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A Balancing Act: Simple Steps to Help Seniors See the Need for Home Modifications

By Mary Becker-Omvig, MS, OTR/Lfa

(Page 7 of 7)

Living Room and Throughout the Home

  • Increase lighting at entryways.

  • Leave lights on in rooms or hallways that you walk through after dark. (High efficiency bulbs and motion sensors at doorways are economical lighting solutions.)

  • Change to lever-type door handles if knobs are difficult to grasp or manipulate.

  • Install no step, no trip thresholds at doorways.

  • Install peepholes on exterior doors that are the right height for the homeowner.

  • Install handles and locks on all windows that are easy to grip at the right height.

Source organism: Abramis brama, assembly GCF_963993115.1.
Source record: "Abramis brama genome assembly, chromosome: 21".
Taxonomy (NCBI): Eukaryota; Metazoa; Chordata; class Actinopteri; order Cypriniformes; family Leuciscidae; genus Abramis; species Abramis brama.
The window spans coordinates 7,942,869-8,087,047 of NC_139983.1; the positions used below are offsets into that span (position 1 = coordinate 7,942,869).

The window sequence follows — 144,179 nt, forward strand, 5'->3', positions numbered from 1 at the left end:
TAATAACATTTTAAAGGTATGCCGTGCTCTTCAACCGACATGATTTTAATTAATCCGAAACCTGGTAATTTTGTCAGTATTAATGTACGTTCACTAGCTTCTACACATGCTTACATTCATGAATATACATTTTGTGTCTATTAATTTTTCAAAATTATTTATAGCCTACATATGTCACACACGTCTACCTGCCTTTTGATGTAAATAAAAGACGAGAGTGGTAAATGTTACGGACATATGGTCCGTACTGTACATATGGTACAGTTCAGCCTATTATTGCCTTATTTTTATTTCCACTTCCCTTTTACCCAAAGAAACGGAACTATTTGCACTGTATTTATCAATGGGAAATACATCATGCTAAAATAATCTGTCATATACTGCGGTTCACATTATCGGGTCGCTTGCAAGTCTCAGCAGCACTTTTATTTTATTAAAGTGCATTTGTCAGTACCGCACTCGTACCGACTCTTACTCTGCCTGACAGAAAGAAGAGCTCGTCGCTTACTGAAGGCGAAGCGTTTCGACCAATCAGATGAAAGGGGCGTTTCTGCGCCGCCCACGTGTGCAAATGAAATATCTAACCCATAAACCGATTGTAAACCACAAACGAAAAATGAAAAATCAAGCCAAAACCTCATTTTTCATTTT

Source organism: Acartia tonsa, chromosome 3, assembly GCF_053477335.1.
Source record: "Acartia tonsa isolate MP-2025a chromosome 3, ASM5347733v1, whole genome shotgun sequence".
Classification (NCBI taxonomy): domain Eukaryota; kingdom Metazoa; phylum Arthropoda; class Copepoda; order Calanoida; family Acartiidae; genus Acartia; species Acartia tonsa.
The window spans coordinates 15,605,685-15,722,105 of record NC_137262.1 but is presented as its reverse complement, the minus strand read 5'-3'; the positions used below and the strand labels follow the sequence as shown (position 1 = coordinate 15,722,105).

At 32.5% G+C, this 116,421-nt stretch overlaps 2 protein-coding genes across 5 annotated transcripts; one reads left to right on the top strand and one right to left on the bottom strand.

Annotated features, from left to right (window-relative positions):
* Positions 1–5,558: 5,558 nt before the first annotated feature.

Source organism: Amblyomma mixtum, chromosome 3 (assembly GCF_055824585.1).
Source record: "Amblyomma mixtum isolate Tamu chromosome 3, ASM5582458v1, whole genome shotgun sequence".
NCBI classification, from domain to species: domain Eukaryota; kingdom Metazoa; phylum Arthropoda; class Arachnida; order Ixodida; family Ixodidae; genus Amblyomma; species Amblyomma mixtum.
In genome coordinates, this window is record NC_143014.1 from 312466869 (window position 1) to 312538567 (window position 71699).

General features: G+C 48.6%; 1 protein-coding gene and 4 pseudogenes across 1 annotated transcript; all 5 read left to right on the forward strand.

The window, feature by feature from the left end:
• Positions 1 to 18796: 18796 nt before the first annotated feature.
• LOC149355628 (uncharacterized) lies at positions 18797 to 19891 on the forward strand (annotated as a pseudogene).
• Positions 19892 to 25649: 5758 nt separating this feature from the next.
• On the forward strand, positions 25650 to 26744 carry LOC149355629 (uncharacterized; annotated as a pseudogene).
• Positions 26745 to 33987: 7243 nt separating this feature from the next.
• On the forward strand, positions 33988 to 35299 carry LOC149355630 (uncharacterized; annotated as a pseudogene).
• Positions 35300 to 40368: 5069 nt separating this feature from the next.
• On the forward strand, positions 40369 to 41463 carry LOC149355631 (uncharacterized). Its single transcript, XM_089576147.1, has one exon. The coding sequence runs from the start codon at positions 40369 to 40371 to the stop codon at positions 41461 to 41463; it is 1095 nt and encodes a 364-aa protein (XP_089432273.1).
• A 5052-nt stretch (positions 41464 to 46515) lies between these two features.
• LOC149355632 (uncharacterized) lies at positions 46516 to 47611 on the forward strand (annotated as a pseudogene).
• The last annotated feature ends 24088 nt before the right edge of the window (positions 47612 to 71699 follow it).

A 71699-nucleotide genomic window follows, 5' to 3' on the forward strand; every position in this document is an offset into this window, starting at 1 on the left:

• Make sure all railings are sturdy and that handrails are on both sides of all stairs.

  • Secure all rug edges with double-sided tape or consider getting rid of scatter rugs.

  • If vision problems are a concern, create visual contrast on stair risers with paint or tape.

  • Make sure homeowners can see and use climate controls (thermostats, air-conditioning units).

*The major portion of the checklist was compiled by members of the Occupational Therapy Association of California, Golden Gate Chapter (San Francisco), an affiliate of AOTA. This is only a partial list, and not everyone needs every suggestion. Individualized home modification strategies and resources for aging homeowners, their families and caregivers can be determined by consulting with an occupational therapist, who will look at the person-environment fit before making recommendations. For more information on home modification, visit www.aota.org or www.rebuildingtogether.org

 

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